In Fortune Foods UK Limited v HMRC [2021] TC07952, 'ignorance of the new law' was not accepted as a reasonable excuse for late filing of a Soft Drinks Industry Levy return.

  • The company registered for the Soft Drinks Industry Levy (SDIL) on 1 March 2019.
  • The regulations require it to submit quarterly returns for accounting periods ending 31 March, 30 June, 30 September and 31 December.
  • The due date for each return is 30 days after the return period end.
  • Late filing penalties for SDIL applied for returns ending on or after 30 June 2019.
  • The company was one to two weeks late in filing each of its first three returns.
  • HMRC seems to have operated a ‘light touch’ approach and issued a £100 late filing penalty for the September failure.

The company Appealed against the penalty. It claimed that it was unaware of the filing deadlines: HMRC had not sent out any reminders.

The FTT found that ignorance of the law was not a reasonable excuse for the filing failure. 'There is no reason why the proprietors of the appellant company could not have acquainted themselves of their obligations under the SDIL legislation'.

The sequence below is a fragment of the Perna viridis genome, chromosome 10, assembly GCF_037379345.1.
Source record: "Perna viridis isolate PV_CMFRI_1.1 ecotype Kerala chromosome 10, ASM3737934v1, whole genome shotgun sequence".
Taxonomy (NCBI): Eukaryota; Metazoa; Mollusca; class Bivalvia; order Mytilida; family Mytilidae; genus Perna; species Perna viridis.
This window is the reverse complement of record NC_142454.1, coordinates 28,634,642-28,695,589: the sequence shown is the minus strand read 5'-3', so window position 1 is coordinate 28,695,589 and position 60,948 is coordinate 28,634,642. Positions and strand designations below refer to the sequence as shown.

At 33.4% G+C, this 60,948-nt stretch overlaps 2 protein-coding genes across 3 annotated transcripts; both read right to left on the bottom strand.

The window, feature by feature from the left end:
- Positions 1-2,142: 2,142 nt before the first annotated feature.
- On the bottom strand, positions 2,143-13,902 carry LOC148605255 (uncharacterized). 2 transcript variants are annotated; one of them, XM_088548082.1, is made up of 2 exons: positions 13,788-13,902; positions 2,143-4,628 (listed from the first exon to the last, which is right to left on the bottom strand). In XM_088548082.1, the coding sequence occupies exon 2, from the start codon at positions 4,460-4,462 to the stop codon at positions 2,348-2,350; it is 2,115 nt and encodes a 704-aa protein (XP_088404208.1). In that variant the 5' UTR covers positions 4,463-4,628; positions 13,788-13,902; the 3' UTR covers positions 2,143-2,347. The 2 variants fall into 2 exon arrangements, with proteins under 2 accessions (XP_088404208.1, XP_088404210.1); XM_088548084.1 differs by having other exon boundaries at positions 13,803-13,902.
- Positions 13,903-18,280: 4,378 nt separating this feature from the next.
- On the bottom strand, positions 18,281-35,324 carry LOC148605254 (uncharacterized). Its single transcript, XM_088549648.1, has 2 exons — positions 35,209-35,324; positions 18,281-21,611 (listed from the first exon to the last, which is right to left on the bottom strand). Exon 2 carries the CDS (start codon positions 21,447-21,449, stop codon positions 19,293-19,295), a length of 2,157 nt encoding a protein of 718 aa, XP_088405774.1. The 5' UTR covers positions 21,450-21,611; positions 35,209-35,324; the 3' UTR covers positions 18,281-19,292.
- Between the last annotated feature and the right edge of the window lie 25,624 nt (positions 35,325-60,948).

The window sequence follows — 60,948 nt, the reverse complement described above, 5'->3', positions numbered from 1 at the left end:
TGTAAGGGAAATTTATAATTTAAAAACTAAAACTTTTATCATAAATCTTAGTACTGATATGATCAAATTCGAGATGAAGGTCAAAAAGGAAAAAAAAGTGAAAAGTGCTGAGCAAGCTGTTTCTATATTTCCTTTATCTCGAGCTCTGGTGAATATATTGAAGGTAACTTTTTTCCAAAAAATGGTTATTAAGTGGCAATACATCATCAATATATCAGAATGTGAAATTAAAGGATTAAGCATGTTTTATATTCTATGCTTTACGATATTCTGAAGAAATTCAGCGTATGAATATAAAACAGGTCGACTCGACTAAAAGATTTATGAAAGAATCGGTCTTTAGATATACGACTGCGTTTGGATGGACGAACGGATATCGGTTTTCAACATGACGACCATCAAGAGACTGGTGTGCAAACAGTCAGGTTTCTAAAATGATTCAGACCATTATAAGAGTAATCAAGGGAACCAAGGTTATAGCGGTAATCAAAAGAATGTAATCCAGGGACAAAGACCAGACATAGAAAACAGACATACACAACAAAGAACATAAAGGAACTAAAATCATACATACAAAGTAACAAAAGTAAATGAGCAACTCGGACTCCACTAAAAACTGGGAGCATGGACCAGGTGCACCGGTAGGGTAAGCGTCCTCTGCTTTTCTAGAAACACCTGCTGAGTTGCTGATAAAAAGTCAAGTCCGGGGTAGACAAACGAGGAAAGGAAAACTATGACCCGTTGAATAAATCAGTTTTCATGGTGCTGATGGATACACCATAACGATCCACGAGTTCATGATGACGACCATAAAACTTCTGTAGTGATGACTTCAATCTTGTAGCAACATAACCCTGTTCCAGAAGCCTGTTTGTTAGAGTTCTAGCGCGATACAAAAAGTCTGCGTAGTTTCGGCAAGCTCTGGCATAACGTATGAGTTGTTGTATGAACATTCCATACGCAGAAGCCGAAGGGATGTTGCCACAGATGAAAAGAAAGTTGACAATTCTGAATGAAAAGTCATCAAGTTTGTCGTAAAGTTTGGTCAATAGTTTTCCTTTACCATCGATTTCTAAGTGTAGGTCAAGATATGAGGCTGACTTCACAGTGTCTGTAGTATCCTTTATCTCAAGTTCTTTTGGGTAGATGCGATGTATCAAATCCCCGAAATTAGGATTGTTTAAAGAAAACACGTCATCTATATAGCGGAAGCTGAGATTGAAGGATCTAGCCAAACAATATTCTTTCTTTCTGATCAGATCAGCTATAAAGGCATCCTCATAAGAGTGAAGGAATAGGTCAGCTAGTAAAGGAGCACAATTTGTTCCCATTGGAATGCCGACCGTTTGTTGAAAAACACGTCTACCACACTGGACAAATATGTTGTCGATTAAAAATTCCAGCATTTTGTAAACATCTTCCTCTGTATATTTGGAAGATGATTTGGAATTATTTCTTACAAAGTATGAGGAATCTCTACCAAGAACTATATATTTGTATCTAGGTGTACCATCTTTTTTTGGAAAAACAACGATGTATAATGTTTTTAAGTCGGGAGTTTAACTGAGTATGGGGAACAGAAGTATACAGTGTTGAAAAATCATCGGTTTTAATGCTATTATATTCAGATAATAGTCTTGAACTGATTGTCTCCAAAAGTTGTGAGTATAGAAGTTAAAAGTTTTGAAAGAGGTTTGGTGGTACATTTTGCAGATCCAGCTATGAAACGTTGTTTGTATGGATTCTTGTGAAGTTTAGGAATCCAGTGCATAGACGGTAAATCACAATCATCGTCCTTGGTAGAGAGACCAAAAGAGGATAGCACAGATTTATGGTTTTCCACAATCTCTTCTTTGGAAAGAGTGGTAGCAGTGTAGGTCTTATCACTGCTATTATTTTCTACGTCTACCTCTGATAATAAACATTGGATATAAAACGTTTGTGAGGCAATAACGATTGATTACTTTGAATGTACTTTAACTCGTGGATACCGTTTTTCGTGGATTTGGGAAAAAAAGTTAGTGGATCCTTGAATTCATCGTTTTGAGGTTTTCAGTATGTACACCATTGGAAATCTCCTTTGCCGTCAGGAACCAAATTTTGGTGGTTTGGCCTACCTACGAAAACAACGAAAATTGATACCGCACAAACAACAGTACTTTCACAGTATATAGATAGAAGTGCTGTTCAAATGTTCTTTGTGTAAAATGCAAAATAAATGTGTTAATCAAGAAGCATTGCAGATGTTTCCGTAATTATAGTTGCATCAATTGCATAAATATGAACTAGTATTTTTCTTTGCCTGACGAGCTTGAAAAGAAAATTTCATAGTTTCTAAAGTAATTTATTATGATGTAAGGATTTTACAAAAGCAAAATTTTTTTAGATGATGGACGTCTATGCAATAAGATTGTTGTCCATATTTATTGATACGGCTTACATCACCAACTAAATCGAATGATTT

The appeal was dismissed.


It is interesting to note that HMRC stopped issuing reminders for the SDIL levy in its Agent Updates after 2018. Late payment penalties also apply.

Useful guides on this topic

Soft Drinks Industry Levy
What is the Soft Drinks Industry Levy? When is tax payable? When are returns due? What drinks are exempt? What are the penalties for compliance failures?

How to appeal a tax penalty
What are the steps in making an appeal? What should your appeal cover? What does recent case law say on this topic?

Grounds for appeal: toolkit
What grounds are there to appeal a tax penalty? How can you word a tax appeal? Can you appeal HMRC errors? What is a reasonable excuse?

Late filing penalties
Late returns can be subject to a mix of fixed and tax geared penalties. What penalties apply for late filing? Which penalty will apply and when? 

External links

Fortune Foods UK Limited v HMRC [2021] TC07952